Meanwhile, another of Simmons’s pieces dominates the back wall of the gallery. “Drawing inspiration from the traditions of jazz composition, Simmons uses improvisation to construct a series of breaks, repetition, and sequencing in her re/telling of the narrative she has selected,” the accompanying note explains. The link to music is helpful, as Simmons’s placement of the text defies an attempt to read it as a linear text. Understanding it as possible parallel narratives that can be combined and recombined suggests the possibility of finding new ways of reading, and by extension new ways to construct meaning.

Edgar Arceneaux’s works unearth a moment when culture began a lightning rod — when actor and dancer Ben Vereen,in an homage to black vaudevillian Bert Williams, performed a routine in blackface for Ronald Reagan’s inaugural ball in 1981. The full performance, and particularly the second half, was intended to make its immediate white audience uncomfortable, making them complicit in perpetuating a racist system. Unfortunately, television networks refused to air the second half, meaning that African Americans only saw the first half of Vereen’s routine, which didn’t make clear what he was doing. The resulting anger and confusion damaged Vereen’s career. Like Simmons’s work, Arceneaux’s piece — consisting of artifacts of a time Arceneaux restaged the piece as performance art, adding another layer to the episode — makes clear just how potent images of blackface still are, and just how little we’ve moved away from the racism in the past we sometimes like to think is far behind us. The shock it delivers is earned.


Bethany Collins, Do You Know Them? (1897)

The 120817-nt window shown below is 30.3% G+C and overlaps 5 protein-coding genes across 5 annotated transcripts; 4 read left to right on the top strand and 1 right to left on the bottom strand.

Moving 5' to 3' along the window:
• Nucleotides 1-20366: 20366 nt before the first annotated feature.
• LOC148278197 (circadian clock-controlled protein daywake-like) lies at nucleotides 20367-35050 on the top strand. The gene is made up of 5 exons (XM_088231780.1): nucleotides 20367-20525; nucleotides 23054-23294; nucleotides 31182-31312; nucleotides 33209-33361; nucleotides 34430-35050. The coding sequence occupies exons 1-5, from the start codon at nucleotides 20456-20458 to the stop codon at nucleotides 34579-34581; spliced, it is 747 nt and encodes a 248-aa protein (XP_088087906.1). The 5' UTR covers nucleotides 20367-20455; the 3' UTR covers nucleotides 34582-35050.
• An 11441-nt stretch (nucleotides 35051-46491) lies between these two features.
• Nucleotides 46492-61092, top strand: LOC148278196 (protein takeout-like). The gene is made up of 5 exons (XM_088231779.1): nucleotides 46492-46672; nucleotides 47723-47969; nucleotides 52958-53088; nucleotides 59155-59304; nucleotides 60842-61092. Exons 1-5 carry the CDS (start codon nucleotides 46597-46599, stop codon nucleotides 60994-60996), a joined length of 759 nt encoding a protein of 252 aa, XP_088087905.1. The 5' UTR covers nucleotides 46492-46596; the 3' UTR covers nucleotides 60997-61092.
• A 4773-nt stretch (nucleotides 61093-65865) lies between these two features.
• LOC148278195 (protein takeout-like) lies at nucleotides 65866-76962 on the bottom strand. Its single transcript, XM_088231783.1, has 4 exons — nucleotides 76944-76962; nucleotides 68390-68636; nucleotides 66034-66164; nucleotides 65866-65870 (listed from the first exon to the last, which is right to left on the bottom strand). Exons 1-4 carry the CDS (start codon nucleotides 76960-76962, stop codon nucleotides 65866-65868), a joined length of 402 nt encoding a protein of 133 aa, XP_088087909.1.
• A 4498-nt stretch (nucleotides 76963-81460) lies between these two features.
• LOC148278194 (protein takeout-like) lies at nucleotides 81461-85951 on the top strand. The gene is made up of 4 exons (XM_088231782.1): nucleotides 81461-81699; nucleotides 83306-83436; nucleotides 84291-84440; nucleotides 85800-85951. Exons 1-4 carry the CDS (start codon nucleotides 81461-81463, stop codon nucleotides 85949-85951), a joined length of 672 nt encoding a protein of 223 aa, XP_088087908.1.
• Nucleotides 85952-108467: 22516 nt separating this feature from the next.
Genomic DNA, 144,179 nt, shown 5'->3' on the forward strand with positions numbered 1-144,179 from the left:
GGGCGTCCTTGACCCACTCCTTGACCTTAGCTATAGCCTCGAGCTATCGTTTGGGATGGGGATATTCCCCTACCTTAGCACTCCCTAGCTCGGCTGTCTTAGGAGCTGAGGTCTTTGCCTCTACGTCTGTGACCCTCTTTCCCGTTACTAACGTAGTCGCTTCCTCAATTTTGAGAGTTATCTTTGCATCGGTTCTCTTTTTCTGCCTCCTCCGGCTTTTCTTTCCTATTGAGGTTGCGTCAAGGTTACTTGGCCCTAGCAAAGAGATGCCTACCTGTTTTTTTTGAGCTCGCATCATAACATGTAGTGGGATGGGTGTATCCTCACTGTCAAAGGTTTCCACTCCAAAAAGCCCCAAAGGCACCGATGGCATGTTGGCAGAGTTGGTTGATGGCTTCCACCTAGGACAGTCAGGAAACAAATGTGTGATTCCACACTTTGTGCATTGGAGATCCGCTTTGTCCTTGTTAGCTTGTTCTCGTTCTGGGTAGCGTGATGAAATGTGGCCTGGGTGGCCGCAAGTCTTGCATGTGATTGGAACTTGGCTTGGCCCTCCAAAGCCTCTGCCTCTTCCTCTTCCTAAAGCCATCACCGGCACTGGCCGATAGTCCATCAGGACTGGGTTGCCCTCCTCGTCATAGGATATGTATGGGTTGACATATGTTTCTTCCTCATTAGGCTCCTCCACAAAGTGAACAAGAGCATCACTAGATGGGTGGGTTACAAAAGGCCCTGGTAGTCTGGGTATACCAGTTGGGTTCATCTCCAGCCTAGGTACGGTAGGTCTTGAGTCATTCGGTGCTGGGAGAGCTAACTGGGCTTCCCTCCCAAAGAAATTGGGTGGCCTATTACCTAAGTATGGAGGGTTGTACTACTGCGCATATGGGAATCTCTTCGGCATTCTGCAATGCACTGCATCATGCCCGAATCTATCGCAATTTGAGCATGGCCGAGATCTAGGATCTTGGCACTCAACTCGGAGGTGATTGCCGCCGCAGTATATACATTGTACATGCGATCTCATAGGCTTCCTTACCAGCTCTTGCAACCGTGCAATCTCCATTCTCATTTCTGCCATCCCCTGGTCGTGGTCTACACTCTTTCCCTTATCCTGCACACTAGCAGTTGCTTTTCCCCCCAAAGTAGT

One of Bethany Collins’s pieces focuses on classified ads run in the African-American-run newspaperThe Richmond Planetin 1897. Each ad was titled “do you know them?” and was an attempt by the person who placed the ad to find family members separated during slavery. The blood-red color of each ad connotes both the ties that bound the seeker to the sought, and the wound left by the family’s absence.

Firelei Báez’s work, likewise, reminds us of the humanity of the people enslaved to work on sugar plantations in the Caribbean.


Bethany Collins, America: A Hymnal

But in the context of the exhibit, there is a point to this hard reckoning with America’s past, a point to tearing down the comfortable myths our country tells to itself. Just as previous pieces point to new perspectives about power, new ways of constructing meaning, Bethany Collins’s hymnal rewrites “My Country ‘Tis of Thee” a hundred times over. Perhaps a new anthem can be made from the parts of the old, to include everyone who lives here now.

The exhibit thus lends weight to a neon piece in the lobby that might seem a little glib when you first walk in, but gathers weight to become a more powerful message after you’ve seen the rest of the exhibit and are walking out. It’s a good note for NXTHVN to begin on, as it opens its doors to its immediate neighbors on Henry Street, to Dixwell, and to the greater New Haven community.